The Dayton Film Forum: A Community Engagement Model

Are you interested in hosting screenings and conversations on relevant and timely issues in your community or congregation?

We are excited to share a new video resource that focuses on a film forum that was developed in Dayton, Ohio using our films Locked in a Box and To Breathe Free to discuss issues around immigration and refugees. Watch the video at the end of this post.




Sally Dyer of Westminster Presbyterian Church in Dayton, Ohio saw Locked in a Box at the annual meeting for PDA’s National Response Team, of which she is a member. At one point in the film there is a map showing where all the immigration detention centers are located, and she was shocked to learn there was one about 30 minutes from Dayton. Dyer’s original idea was to plan a screening of Locked in a Box and To Breathe Free at Westminster, but she soon found out a number of organizations across the city were planning their own awareness events around these issues.

“It began as a movie showing and eventually became a full-page ad in the Dayton Daily News,” said Dyer.  “All of these connections just came to be organically and we really felt the spirit was leading the way for this. It was just wonderful.” 

The week PDA filmed in Dayton, screenings were held at Sinclair Community College, Westminster Presbyterian Church and the Fazl-i-Umar Mosque

“Everyone was here for the purpose of learning, but also to engage and do something,” said David Barnhart, PDA Associate for Story Ministry and director of the films. “Everyone that came wanted to learn and do something. That’s the purpose of these films and exactly what we want them to be, a voice or medium to connect people and find their own way to engage with the issues. People get angry when they watch Locked in a Box, asking what they can do. They want to get involved and that’s the reaction you want. You want to encourage them to take action.”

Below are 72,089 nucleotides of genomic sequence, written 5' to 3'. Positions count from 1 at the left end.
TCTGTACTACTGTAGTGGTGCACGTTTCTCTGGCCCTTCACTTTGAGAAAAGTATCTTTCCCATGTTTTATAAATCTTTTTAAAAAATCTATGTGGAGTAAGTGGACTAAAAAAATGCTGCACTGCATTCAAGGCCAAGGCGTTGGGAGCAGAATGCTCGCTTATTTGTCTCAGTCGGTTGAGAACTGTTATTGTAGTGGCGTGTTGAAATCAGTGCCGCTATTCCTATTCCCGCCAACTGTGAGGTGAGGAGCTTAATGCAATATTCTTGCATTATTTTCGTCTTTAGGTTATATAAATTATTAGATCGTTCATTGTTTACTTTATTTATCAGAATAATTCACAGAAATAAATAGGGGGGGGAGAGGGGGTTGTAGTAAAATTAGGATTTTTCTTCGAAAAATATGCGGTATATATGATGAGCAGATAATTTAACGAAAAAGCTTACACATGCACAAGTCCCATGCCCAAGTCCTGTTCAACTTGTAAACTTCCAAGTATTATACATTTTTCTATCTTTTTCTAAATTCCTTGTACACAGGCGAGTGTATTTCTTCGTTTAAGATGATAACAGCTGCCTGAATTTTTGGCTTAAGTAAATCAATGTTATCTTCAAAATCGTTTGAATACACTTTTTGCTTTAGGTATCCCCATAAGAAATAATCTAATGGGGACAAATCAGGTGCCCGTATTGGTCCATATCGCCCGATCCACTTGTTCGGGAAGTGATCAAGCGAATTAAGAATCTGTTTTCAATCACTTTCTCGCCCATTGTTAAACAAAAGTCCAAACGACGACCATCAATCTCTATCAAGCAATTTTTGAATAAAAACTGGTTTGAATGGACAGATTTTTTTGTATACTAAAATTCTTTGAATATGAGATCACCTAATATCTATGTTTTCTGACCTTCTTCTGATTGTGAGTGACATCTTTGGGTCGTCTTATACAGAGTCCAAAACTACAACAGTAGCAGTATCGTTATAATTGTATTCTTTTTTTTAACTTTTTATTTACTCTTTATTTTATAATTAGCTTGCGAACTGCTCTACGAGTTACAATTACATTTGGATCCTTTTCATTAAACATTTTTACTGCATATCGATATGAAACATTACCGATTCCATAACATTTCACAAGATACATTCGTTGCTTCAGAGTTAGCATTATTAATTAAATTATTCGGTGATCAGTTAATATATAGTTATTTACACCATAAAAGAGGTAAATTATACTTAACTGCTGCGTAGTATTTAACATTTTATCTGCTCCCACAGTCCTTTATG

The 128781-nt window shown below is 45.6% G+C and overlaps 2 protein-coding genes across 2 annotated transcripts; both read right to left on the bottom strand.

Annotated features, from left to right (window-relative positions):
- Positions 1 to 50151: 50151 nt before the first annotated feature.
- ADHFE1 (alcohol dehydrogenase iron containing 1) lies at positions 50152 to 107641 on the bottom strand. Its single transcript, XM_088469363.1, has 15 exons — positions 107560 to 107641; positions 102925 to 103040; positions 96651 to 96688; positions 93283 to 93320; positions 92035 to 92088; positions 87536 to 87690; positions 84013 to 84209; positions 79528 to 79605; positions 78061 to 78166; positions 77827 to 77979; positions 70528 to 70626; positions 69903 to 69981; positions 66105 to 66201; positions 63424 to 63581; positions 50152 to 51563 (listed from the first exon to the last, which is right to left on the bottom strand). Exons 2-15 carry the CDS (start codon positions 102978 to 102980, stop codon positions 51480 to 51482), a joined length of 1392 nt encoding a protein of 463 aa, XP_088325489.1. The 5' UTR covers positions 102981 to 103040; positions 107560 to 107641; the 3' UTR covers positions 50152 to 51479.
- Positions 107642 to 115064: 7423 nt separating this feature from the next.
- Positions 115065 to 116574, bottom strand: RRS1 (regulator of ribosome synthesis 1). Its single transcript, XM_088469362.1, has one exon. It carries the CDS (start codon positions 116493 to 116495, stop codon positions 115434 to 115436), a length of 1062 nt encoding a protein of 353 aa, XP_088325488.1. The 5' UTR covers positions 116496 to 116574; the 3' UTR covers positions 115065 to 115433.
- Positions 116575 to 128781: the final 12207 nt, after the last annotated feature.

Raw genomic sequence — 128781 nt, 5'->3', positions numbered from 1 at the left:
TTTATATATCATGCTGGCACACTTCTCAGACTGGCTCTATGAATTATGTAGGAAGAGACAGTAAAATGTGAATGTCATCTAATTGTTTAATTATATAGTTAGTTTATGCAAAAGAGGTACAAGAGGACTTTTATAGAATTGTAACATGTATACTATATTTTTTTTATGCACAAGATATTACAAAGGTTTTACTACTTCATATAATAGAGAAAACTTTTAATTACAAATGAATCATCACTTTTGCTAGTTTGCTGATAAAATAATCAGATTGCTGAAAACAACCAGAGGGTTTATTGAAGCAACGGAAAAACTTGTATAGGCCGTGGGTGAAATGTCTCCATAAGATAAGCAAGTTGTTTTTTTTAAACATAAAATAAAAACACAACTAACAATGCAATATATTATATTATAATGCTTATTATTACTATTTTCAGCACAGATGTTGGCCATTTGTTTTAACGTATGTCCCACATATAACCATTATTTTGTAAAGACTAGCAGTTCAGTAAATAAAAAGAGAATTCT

Dyer is hopeful the series of events and film showings will lead to more hands-on ministry.

“There’s a lot of interest in possibly starting a visitation program at the facility in Hamilton, Ohio,” said Dyer. “We want to show the film again and continue to spread the word. We have these amazingly well-done films that inform and educate us.”

Dyer encourages churches in other communities to duplicate the success they’ve had in Dayton and incorporate other entities to raise awareness.

“Do some research in your own community to see who else might be involved in refugee resettlement or immigration issues and let them know about the film and see what develops from there. It could grow into something,” she adds. “I would have never thought about contacting the philharmonic or the opera to see if they have something going on around this topic. But now things have come together, and it has been just beautiful to watch.”

The Dayton Film Forum: A Community Engagement Model from Presbyterian Disaster Assistance on Vimeo

Our hope is that you will be inspired by this video to engage your own communities and have conversations around these timely topics. PDA has documentaries and study guides on gun violence, immigration detention, refugee resettlement and more. See our website for more information.

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